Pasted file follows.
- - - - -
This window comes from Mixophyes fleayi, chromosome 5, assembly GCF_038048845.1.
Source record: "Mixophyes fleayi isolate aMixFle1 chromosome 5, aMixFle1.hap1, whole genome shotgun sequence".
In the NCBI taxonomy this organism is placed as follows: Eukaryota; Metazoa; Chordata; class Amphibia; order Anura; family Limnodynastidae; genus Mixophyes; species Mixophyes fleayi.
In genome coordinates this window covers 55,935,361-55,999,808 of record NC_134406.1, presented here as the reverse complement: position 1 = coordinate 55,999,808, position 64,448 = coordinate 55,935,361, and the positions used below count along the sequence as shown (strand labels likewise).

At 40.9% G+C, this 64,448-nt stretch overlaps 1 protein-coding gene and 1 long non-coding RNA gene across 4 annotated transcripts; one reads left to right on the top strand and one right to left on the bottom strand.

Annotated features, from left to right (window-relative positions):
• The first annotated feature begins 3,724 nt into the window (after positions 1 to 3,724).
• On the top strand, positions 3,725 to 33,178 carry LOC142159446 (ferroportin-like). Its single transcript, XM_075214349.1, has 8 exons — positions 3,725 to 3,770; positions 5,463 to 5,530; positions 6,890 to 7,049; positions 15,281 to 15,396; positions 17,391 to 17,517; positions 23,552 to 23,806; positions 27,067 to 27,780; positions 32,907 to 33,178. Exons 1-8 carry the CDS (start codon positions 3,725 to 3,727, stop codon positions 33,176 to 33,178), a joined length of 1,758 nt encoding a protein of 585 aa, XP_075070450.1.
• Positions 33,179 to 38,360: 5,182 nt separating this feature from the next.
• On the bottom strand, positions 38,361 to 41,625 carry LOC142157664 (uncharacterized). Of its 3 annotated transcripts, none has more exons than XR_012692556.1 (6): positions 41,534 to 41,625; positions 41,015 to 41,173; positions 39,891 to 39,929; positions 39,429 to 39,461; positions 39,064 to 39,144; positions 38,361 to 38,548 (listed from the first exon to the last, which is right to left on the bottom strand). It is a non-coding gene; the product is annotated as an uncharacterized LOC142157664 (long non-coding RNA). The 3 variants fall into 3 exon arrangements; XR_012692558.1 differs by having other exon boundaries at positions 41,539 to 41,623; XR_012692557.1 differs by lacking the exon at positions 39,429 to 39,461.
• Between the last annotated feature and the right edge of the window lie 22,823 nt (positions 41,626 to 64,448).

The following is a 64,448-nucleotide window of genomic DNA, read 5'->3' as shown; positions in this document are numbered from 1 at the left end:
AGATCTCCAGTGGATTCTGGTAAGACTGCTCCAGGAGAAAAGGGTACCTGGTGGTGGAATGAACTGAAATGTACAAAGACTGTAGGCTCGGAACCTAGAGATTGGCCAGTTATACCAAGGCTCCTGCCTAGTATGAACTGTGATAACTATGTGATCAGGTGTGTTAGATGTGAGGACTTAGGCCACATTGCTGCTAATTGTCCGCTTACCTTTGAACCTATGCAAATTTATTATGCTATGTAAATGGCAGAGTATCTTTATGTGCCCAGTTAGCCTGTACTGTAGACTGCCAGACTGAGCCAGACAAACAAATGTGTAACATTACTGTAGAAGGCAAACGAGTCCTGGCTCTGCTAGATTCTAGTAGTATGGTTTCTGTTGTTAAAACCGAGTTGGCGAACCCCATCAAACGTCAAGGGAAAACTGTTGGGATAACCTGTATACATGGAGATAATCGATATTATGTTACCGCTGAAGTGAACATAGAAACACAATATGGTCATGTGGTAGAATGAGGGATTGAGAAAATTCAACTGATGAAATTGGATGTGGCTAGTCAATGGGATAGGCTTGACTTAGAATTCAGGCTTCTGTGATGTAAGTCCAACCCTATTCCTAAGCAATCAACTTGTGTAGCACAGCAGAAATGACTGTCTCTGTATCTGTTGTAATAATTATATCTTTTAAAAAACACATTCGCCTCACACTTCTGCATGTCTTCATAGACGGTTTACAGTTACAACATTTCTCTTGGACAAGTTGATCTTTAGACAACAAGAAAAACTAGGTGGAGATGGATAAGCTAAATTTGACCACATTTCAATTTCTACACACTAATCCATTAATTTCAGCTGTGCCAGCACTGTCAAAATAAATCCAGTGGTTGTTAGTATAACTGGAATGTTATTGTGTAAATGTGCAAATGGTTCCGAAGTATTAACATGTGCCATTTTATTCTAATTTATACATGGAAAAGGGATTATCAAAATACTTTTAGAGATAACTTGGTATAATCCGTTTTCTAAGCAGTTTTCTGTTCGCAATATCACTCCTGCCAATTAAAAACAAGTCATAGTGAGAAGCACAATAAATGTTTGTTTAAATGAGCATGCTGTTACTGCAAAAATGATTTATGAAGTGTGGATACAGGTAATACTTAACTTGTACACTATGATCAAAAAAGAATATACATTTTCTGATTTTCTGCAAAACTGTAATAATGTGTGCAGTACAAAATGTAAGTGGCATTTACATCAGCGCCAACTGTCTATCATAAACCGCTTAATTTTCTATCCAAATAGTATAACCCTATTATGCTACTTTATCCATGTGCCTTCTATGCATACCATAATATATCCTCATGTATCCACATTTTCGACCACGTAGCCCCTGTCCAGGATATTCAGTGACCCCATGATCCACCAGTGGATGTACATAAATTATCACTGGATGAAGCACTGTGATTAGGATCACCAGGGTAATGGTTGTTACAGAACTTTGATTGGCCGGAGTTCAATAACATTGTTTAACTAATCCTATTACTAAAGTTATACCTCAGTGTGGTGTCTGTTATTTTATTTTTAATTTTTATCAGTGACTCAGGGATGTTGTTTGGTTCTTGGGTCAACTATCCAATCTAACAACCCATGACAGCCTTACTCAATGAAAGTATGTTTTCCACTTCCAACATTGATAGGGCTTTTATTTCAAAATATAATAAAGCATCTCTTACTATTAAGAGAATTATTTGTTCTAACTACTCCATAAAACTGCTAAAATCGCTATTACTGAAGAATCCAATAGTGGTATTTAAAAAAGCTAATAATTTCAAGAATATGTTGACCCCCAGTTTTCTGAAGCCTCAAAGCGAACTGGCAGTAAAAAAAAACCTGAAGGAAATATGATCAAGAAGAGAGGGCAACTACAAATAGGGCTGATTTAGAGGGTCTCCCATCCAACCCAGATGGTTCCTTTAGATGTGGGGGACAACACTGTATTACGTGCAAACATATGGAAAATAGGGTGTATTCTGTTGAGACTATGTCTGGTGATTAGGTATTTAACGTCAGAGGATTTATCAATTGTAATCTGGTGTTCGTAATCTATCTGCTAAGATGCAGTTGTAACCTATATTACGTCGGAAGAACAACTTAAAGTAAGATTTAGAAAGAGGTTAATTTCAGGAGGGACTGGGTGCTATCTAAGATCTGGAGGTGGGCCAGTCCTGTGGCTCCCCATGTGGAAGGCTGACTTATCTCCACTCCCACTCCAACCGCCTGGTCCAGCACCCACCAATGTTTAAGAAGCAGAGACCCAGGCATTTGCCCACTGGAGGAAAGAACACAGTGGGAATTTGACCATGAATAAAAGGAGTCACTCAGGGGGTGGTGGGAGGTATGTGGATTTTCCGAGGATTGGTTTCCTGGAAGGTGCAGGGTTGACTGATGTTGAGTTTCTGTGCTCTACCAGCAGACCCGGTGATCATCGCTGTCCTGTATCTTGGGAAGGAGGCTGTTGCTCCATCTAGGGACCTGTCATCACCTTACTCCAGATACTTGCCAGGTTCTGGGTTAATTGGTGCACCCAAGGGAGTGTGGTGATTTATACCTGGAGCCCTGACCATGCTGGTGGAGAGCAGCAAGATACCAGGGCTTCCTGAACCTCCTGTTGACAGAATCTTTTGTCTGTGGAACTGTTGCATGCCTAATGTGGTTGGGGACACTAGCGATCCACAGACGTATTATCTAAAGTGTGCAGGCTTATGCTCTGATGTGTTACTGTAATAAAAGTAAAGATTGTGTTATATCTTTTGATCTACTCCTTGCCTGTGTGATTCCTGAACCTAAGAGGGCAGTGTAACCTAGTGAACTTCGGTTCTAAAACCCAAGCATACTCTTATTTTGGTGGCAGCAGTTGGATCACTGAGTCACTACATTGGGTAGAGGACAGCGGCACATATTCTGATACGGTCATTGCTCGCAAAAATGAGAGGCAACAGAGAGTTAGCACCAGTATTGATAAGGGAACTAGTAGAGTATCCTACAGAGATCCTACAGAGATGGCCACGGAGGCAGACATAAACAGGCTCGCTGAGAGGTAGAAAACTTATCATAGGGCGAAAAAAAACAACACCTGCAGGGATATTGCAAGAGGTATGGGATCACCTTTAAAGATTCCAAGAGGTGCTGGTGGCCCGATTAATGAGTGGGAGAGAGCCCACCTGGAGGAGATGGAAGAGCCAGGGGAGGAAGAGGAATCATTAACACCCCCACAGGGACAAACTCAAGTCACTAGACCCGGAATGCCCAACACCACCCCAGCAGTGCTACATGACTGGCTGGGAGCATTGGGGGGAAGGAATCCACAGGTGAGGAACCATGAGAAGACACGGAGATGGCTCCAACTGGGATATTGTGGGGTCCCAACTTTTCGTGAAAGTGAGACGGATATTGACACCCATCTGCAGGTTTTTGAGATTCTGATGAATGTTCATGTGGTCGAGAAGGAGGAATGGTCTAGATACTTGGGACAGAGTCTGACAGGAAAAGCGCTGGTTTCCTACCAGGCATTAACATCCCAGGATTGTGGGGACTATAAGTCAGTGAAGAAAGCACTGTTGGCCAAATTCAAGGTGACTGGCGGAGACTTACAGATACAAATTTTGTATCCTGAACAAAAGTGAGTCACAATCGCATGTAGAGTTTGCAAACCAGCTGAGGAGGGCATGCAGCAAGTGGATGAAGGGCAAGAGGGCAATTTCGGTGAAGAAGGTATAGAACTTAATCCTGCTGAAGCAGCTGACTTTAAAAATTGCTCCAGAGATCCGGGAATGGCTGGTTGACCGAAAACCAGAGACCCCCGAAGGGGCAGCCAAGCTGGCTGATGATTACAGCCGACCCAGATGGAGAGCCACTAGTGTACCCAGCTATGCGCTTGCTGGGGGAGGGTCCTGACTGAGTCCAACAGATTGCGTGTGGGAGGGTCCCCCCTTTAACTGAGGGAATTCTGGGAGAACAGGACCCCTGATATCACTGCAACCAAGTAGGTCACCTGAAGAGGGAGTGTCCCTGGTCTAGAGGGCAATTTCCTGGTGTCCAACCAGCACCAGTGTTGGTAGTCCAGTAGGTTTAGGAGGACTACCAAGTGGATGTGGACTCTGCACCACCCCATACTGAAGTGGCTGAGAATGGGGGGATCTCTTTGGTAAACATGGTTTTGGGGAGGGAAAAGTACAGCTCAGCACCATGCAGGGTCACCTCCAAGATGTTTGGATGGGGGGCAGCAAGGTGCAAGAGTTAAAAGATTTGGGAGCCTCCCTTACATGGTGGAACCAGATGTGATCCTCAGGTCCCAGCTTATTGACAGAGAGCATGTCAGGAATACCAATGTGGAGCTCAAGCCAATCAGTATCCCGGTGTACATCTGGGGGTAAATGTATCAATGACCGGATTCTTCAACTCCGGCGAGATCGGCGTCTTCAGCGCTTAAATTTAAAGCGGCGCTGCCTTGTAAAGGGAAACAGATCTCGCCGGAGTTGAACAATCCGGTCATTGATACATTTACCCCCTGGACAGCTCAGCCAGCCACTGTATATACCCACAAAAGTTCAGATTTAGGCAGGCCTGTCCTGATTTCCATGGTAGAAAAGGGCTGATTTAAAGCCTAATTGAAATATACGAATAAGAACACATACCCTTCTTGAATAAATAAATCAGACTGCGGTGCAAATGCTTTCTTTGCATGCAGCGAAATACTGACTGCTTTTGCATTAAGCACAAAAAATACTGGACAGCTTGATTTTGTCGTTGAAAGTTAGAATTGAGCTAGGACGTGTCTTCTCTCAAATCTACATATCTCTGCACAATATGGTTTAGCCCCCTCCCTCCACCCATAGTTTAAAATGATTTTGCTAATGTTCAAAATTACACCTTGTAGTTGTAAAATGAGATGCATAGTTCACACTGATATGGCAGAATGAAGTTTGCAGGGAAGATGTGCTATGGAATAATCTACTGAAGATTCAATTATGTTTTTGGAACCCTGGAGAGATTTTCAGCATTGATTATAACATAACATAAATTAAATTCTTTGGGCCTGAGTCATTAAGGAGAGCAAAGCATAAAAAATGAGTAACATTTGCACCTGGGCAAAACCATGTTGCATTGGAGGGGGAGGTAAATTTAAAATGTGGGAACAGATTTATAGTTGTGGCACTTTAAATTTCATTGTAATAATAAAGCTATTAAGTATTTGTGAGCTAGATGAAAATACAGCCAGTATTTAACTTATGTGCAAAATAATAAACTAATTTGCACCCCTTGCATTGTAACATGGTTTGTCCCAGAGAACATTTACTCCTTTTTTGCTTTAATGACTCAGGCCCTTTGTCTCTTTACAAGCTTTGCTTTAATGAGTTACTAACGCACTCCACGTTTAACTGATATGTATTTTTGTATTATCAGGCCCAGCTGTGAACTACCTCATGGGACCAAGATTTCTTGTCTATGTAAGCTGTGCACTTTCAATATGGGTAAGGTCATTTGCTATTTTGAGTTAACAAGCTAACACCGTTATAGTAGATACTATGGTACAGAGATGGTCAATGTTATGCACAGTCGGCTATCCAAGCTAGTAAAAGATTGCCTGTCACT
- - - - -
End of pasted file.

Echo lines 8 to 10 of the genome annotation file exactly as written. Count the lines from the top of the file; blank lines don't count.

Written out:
• On the top strand, positions 3,725 to 33,178 carry LOC142159446 (ferroportin-like). Its single transcript, XM_075214349.1, has 8 exons — positions 3,725 to 3,770; positions 5,463 to 5,530; positions 6,890 to 7,049; positions 15,281 to 15,396; positions 17,391 to 17,517; positions 23,552 to 23,806; positions 27,067 to 27,780; positions 32,907 to 33,178. Exons 1-8 carry the CDS (start codon positions 3,725 to 3,727, stop codon positions 33,176 to 33,178), a joined length of 1,758 nt encoding a protein of 585 aa, XP_075070450.1.
• Positions 33,179 to 38,360: 5,182 nt separating this feature from the next.
• On the bottom strand, positions 38,361 to 41,625 carry LOC142157664 (uncharacterized). Of its 3 annotated transcripts, none has more exons than XR_012692556.1 (6): positions 41,534 to 41,625; positions 41,015 to 41,173; positions 39,891 to 39,929; positions 39,429 to 39,461; positions 39,064 to 39,144; positions 38,361 to 38,548 (listed from the first exon to the last, which is right to left on the bottom strand). It is a non-coding gene; the product is annotated as an uncharacterized LOC142157664 (long non-coding RNA). The 3 variants fall into 3 exon arrangements; XR_012692558.1 differs by having other exon boundaries at positions 41,539 to 41,623; XR_012692557.1 differs by lacking the exon at positions 39,429 to 39,461.